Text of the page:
NORFOLK, Va. (WAVY) — The former Greyhound bus station on Brambleton Avenue in downtown Norfolk has been converted into a temporary shelter for homeless adults.
The city opened the converted property on May 1 to help people who are not in a traditional shelter and need a place to stay overnight during the summer months, per Sarah Paige Fuller with the Norfolk Community Services Board. Pastor Jim Wood and First Presbyterian Church hosted the Norfolk Emergency Shelter Team (NEST) Winter Shelter program at the location through April 30.
Fuller says the Salvation Army and Union Mission have shelters open and this is another for those in need.
“Even with those two amazing organizations during the job they’re doing, we have had a significant number of folks living on the streets during the summer. We wanted to make sure they could stay COVID safe during the summer, have privacy, dignity, and services to help them move in the next step,” she said.
The shelter’s expected to be in place through October, and currently has 55 outdoor tents and bathrooms indoors.
The city says it’s working to improve the shelter with air conditioning and doors, walls and a roof for outdoor units, expanded sleeping areas and onsite laundry. When renovations are completed the shelter will be able to host up to 80 people.
It also has security 24/7 and other services such as case management are provided.
Fuller says when the COVID-19 took hold locally, the city looked at critical points where people would be the most vulnerable and found those living on the street were in that category.
The city had a goal of getting a permanent location up by the end of 2021.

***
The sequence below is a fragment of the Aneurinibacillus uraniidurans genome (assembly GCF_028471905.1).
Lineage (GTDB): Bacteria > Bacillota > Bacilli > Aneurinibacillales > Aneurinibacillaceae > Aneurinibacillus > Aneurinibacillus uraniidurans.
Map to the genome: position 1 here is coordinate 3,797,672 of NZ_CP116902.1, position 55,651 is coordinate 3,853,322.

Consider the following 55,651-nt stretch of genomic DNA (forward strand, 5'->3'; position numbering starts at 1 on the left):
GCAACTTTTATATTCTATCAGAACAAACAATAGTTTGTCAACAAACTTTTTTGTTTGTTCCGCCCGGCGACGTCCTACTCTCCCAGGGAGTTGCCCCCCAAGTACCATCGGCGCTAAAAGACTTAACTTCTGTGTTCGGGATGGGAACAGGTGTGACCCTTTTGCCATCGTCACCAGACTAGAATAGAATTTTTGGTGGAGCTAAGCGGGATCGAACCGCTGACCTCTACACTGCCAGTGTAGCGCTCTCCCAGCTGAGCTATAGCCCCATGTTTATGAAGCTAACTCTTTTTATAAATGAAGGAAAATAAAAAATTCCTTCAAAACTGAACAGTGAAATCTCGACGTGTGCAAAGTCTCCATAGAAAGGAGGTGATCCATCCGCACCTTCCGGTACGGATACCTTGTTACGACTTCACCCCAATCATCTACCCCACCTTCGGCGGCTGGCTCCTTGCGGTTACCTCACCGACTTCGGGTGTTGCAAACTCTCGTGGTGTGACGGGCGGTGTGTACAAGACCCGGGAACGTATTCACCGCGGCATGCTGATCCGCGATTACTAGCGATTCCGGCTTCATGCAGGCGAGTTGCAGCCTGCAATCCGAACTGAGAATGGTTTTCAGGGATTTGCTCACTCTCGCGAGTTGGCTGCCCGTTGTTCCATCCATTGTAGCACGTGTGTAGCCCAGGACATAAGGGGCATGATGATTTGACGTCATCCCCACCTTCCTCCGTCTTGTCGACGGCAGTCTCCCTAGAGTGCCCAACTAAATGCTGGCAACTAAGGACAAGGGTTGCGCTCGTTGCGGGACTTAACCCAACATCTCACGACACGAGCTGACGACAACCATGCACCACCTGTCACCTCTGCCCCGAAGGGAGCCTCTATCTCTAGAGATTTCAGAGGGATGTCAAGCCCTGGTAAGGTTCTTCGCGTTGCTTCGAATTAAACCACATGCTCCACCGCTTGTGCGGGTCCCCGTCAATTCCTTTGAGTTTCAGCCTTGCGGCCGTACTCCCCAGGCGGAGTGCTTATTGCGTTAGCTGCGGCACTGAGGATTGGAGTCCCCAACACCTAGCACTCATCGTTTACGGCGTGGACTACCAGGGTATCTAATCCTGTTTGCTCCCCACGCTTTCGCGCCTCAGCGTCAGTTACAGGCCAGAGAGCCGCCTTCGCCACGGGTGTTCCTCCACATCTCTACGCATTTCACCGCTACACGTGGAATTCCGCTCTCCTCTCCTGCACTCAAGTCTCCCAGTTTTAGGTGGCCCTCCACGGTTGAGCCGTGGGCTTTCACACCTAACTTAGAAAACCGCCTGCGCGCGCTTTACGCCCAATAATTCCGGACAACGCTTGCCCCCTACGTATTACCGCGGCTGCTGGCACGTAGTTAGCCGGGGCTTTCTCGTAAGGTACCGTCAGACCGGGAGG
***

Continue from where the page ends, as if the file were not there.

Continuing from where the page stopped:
Fuller says they’re not just providing shelter, but other services to help.
“Everyone that comes here who meets with a caseworker. They’ll have their continual … housing assessment. That puts them on the path of being assessed to get them into housing or take that next step,” she said.
She hopes that this will be a new beginning for many.
“If we were just providing shelter but not providing services, we would be maintaining homelessness. We are contributing to the problem. By providing those extra services, we are helping each person make the next step and be reliable to continue on their own journey. That’s what makes a difference. We’re not continuing their homelessness. We’re actually helping end their homelessness. By being in one spot, it helps keep them organized,” Fuller said.
In the meantime, the city is searching for a permanent location year-round. If you’re interested in volunteering or donating clothing or snacks, you can contact Pastor Jim Wood at email@example.com.
You might remember that in 2018, Norfolk approved an agreement with Tidewater Community College to turn the station into a new center for visual and culinary arts, but the project fell through after a major donor withdrew their pledge, the Virginian-Pilot reported.